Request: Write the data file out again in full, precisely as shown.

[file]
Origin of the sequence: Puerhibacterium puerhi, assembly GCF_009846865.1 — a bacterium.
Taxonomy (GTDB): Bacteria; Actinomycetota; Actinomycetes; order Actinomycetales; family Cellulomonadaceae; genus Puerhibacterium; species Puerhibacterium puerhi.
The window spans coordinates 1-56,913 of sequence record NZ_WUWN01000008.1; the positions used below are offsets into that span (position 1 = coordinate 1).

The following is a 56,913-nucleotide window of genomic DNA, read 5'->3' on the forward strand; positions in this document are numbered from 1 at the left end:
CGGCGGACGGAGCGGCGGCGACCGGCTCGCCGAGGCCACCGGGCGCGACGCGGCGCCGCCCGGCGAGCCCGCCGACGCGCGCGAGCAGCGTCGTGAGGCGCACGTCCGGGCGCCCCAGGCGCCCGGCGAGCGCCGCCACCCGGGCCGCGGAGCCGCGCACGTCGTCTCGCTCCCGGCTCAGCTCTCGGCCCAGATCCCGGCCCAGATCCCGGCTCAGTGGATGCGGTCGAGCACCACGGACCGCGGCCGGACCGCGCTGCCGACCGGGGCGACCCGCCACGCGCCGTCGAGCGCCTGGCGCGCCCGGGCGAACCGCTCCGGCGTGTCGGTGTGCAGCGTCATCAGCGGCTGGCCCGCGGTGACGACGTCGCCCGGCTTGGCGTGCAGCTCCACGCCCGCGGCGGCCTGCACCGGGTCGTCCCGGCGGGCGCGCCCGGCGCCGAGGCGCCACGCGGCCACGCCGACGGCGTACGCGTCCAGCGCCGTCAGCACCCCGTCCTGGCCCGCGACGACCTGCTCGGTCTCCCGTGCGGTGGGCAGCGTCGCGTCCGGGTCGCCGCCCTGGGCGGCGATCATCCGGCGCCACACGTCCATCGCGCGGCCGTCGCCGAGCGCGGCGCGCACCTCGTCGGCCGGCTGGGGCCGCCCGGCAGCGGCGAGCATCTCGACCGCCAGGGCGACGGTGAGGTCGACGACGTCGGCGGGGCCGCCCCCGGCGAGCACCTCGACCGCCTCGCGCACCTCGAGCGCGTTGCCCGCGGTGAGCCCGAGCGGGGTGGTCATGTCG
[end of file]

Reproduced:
Origin of the sequence: Puerhibacterium puerhi, assembly GCF_009846865.1 — a bacterium.
Taxonomy (GTDB): Bacteria; Actinomycetota; Actinomycetes; order Actinomycetales; family Cellulomonadaceae; genus Puerhibacterium; species Puerhibacterium puerhi.
The window spans coordinates 1-56,913 of sequence record NZ_WUWN01000008.1; the positions used below are offsets into that span (position 1 = coordinate 1).

The following is a 56,913-nucleotide window of genomic DNA, read 5'->3' on the forward strand; positions in this document are numbered from 1 at the left end:
CGGCGGACGGAGCGGCGGCGACCGGCTCGCCGAGGCCACCGGGCGCGACGCGGCGCCGCCCGGCGAGCCCGCCGACGCGCGCGAGCAGCGTCGTGAGGCGCACGTCCGGGCGCCCCAGGCGCCCGGCGAGCGCCGCCACCCGGGCCGCGGAGCCGCGCACGTCGTCTCGCTCCCGGCTCAGCTCTCGGCCCAGATCCCGGCCCAGATCCCGGCTCAGTGGATGCGGTCGAGCACCACGGACCGCGGCCGGACCGCGCTGCCGACCGGGGCGACCCGCCACGCGCCGTCGAGCGCCTGGCGCGCCCGGGCGAACCGCTCCGGCGTGTCGGTGTGCAGCGTCATCAGCGGCTGGCCCGCGGTGACGACGTCGCCCGGCTTGGCGTGCAGCTCCACGCCCGCGGCGGCCTGCACCGGGTCGTCCCGGCGGGCGCGCCCGGCGCCGAGGCGCCACGCGGCCACGCCGACGGCGTACGCGTCCAGCGCCGTCAGCACCCCGTCCTGGCCCGCGACGACCTGCTCGGTCTCCCGTGCGGTGGGCAGCGTCGCGTCCGGGTCGCCGCCCTGGGCGGCGATCATCCGGCGCCACACGTCCATCGCGCGGCCGTCGCCGAGCGCGGCGCGCACCTCGTCGGCCGGCTGGGGCCGCCCGGCAGCGGCGAGCATCTCGACCGCCAGGGCGACGGTGAGGTCGACGACGTCGGCGGGGCCGCCCCCGGCGAGCACCTCGACCGCCTCGCGCACCTCGAGCGCGTTGCCCGCGGTGAGCCCGAGCGGGGTGGTCATGTCG